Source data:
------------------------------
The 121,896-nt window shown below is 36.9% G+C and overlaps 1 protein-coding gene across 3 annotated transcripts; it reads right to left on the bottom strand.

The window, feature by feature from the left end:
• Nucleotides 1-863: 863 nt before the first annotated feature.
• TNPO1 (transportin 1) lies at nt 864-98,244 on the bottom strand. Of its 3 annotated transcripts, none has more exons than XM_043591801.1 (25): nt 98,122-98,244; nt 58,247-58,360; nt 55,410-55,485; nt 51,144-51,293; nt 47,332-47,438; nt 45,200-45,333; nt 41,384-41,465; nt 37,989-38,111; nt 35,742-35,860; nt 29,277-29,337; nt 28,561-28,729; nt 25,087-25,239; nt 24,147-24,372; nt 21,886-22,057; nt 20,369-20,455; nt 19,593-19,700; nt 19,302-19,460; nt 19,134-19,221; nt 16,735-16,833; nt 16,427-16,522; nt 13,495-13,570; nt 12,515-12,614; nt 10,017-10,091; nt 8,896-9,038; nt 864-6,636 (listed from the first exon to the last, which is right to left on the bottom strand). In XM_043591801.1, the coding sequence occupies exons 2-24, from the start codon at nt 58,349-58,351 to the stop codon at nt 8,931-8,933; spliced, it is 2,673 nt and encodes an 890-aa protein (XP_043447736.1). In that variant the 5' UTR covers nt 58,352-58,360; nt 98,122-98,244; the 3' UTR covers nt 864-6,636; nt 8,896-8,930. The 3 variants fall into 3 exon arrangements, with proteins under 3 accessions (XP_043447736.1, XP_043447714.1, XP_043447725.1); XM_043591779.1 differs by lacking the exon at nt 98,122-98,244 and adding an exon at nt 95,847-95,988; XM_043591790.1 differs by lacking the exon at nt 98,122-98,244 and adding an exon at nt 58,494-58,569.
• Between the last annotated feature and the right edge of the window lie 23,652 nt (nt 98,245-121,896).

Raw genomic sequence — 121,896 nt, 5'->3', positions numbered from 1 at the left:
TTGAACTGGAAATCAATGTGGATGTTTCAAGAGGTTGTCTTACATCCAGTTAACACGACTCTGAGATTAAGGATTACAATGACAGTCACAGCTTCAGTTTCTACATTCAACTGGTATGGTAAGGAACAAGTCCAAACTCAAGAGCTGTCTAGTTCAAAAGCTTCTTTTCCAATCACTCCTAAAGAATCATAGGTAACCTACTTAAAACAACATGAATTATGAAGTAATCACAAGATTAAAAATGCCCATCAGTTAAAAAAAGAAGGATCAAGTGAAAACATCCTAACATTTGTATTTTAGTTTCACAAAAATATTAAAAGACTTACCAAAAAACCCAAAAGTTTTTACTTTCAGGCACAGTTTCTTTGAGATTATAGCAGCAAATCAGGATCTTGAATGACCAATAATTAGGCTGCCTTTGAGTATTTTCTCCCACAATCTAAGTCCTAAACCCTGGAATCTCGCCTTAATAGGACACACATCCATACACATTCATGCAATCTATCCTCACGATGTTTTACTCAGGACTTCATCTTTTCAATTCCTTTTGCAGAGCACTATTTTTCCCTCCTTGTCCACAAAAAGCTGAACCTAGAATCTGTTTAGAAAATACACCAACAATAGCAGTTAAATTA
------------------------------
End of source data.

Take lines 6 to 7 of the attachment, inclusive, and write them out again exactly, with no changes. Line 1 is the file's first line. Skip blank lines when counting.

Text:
Raw genomic sequence — 121,896 nt, 5'->3', positions numbered from 1 at the left:
TTGAACTGGAAATCAATGTGGATGTTTCAAGAGGTTGTCTTACATCCAGTTAACACGACTCTGAGATTAAGGATTACAATGACAGTCACAGCTTCAGTTTCTACATTCAACTGGTATGGTAAGGAACAAGTCCAAACTCAAGAGCTGTCTAGTTCAAAAGCTTCTTTTCCAATCACTCCTAAAGAATCATAGGTAACCTACTTAAAACAACATGAATTATGAAGTAATCACAAGATTAAAAATGCCCATCAGTTAAAAAAAGAAGGATCAAGTGAAAACATCCTAACATTTGTATTTTAGTTTCACAAAAATATTAAAAGACTTACCAAAAAACCCAAAAGTTTTTACTTTCAGGCACAGTTTCTTTGAGATTATAGCAGCAAATCAGGATCTTGAATGACCAATAATTAGGCTGCCTTTGAGTATTTTCTCCCACAATCTAAGTCCTAAACCCTGGAATCTCGCCTTAATAGGACACACATCCATACACATTCATGCAATCTATCCTCACGATGTTTTACTCAGGACTTCATCTTTTCAATTCCTTTTGCAGAGCACTATTTTTCCCTCCTTGTCCACAAAAAGCTGAACCTAGAATCTGTTTAGAAAATACACCAACAATAGCAGTTAAATTA